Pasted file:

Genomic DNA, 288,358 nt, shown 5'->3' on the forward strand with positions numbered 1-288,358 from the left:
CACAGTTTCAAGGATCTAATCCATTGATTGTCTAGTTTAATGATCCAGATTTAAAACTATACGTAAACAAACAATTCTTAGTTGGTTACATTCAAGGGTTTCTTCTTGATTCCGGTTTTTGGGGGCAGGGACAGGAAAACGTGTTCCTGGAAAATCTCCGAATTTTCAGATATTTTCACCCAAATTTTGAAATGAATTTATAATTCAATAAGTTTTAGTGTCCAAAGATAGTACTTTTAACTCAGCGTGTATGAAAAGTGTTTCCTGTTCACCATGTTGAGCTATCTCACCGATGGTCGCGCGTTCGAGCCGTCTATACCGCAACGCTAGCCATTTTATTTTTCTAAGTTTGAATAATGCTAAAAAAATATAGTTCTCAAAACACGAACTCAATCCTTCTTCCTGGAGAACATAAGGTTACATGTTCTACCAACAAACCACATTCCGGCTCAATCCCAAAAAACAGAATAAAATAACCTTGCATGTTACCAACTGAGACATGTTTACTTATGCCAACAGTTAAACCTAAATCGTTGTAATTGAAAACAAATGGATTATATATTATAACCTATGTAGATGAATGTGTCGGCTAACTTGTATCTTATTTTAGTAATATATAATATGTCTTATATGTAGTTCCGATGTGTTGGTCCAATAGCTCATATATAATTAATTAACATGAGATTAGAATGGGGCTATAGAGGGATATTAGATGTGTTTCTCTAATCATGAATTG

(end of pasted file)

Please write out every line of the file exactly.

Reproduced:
Genomic DNA, 288,358 nt, shown 5'->3' on the forward strand with positions numbered 1-288,358 from the left:
CACAGTTTCAAGGATCTAATCCATTGATTGTCTAGTTTAATGATCCAGATTTAAAACTATACGTAAACAAACAATTCTTAGTTGGTTACATTCAAGGGTTTCTTCTTGATTCCGGTTTTTGGGGGCAGGGACAGGAAAACGTGTTCCTGGAAAATCTCCGAATTTTCAGATATTTTCACCCAAATTTTGAAATGAATTTATAATTCAATAAGTTTTAGTGTCCAAAGATAGTACTTTTAACTCAGCGTGTATGAAAAGTGTTTCCTGTTCACCATGTTGAGCTATCTCACCGATGGTCGCGCGTTCGAGCCGTCTATACCGCAACGCTAGCCATTTTATTTTTCTAAGTTTGAATAATGCTAAAAAAATATAGTTCTCAAAACACGAACTCAATCCTTCTTCCTGGAGAACATAAGGTTACATGTTCTACCAACAAACCACATTCCGGCTCAATCCCAAAAAACAGAATAAAATAACCTTGCATGTTACCAACTGAGACATGTTTACTTATGCCAACAGTTAAACCTAAATCGTTGTAATTGAAAACAAATGGATTATATATTATAACCTATGTAGATGAATGTGTCGGCTAACTTGTATCTTATTTTAGTAATATATAATATGTCTTATATGTAGTTCCGATGTGTTGGTCCAATAGCTCATATATAATTAATTAACATGAGATTAGAATGGGGCTATAGAGGGATATTAGATGTGTTTCTCTAATCATGAATTG